What the omission does not signal, they say, is a lack of priority and attention to mental health services.

Following the mass shooting at the primary school in Uvalde in May, Republican House Speaker Dade Phelan offers nearly $100 million in new funding to improve children’s access to mental health services, including the expansion of a new telemedicine program and an increase in the number of pediatric psychiatric beds. Governor Greg Abbott dedicated more than $10 million to mental health efforts immediately after the shooting, including $5.8 million to develop telemedicine for children and $4.7 million to increase the use of a treatment program for youth at risk.

It’s a response that a Republican budget official said should be pursued in the next biennium.

“For me, and for other members of the Legislature, this is one of the top priorities,” said State Rep. Giovanni Capriglione, a Republican from Southlake and chairman of the appropriations subcommittee of the Chamber on health and social services. “There is so much need for these services, and we also hear about it from many of our constituents.

A spokesperson for the state’s Department of Health and Human Services said funding applications for mental health services are “a starting point” and will be updated, as they were during previous sessions, with more details on their goals for children’s programs before the start of debate on the budget bill.

“We needed more time to analyze the state’s needs for mental health services for adults and children,” said spokesman José Andrés Araiza. “Improving mental health services for all Texans, including community mental health services, inpatient services, and other behavioral health services paid for by Medicaid are among the [the agency’s] top priorities.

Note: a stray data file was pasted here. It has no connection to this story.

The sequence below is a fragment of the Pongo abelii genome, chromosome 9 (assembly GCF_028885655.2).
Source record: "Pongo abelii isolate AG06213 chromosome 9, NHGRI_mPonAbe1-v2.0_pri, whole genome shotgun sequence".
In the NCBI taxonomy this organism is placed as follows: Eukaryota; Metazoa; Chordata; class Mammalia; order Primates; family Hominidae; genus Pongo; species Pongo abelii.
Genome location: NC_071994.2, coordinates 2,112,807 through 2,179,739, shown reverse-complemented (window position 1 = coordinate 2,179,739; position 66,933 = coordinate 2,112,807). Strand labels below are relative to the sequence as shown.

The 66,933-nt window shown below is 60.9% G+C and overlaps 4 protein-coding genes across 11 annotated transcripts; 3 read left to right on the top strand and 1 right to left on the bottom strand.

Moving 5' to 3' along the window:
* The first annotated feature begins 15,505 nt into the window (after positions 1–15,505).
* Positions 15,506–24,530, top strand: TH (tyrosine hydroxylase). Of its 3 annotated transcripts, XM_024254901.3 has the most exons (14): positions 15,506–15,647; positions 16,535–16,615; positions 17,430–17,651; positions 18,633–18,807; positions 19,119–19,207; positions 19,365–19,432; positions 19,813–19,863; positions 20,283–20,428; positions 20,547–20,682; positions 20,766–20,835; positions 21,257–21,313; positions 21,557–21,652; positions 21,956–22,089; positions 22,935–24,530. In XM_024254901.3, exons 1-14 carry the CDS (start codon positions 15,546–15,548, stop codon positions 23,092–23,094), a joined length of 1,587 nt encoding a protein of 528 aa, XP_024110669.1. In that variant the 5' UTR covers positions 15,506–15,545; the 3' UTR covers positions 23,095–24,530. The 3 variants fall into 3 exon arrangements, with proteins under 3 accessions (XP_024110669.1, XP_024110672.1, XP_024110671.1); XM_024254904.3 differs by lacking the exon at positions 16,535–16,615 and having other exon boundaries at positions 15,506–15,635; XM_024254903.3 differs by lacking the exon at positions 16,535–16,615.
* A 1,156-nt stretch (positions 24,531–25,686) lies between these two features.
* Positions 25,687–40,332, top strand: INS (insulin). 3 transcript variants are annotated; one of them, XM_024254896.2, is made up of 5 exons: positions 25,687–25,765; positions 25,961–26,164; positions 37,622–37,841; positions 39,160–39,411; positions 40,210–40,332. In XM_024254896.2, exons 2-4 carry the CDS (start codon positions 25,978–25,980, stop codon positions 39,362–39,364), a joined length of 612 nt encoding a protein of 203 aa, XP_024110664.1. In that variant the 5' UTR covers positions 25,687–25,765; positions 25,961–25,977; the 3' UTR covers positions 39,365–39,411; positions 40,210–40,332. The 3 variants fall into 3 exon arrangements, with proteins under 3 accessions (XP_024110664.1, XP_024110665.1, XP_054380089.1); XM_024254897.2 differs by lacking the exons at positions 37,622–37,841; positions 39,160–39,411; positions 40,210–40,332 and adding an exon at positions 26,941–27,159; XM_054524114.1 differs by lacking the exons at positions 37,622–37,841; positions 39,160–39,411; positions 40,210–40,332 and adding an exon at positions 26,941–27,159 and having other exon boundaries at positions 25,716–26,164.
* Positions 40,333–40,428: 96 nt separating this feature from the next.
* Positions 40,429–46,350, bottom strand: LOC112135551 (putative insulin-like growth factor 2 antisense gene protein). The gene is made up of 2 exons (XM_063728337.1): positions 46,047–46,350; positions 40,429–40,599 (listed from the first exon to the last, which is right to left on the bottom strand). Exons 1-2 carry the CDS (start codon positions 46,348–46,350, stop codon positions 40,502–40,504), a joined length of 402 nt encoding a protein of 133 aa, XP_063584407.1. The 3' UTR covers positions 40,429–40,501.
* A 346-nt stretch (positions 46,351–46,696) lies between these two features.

Agencies are limited by rules that determine how much they are allowed to increase their requests each year, and may also be reluctant to ask too little too soon.

Leaving an amount out of initial funding requests does not always communicate low priority. Abbott did not specify a dollar amount in its request for funding to continue one of its foundational programs, the $4.4 billion Operation Lone Star, which is a clear priority.

But as public debate intensifies over how the state will allocate a $27 billion surplus, the perceived silence by state agencies in the name of additional funding for children’s mental health has put the spotlight on the public. community that serves these stressed children.

Health care providers and advocates say it’s hard to compete when so many other groups and organizations are already very public and specific about how they want taxpayer dollars spent.

“Given the increase in children’s mental health issues over the past decade and all the comments from Heads of State on the importance of addressing children’s mental health, we are disappointed that it’s not identified as a priority in budget requests,” said Josette Saxton, director of mental health policy at Texans Care for Children.

Texas’ 39 local mental health authorities partner with local schools, governments and community programs to treat adults and children with serious mental illnesses, especially low-income or rural Texans who have less access to services. or providers in their area.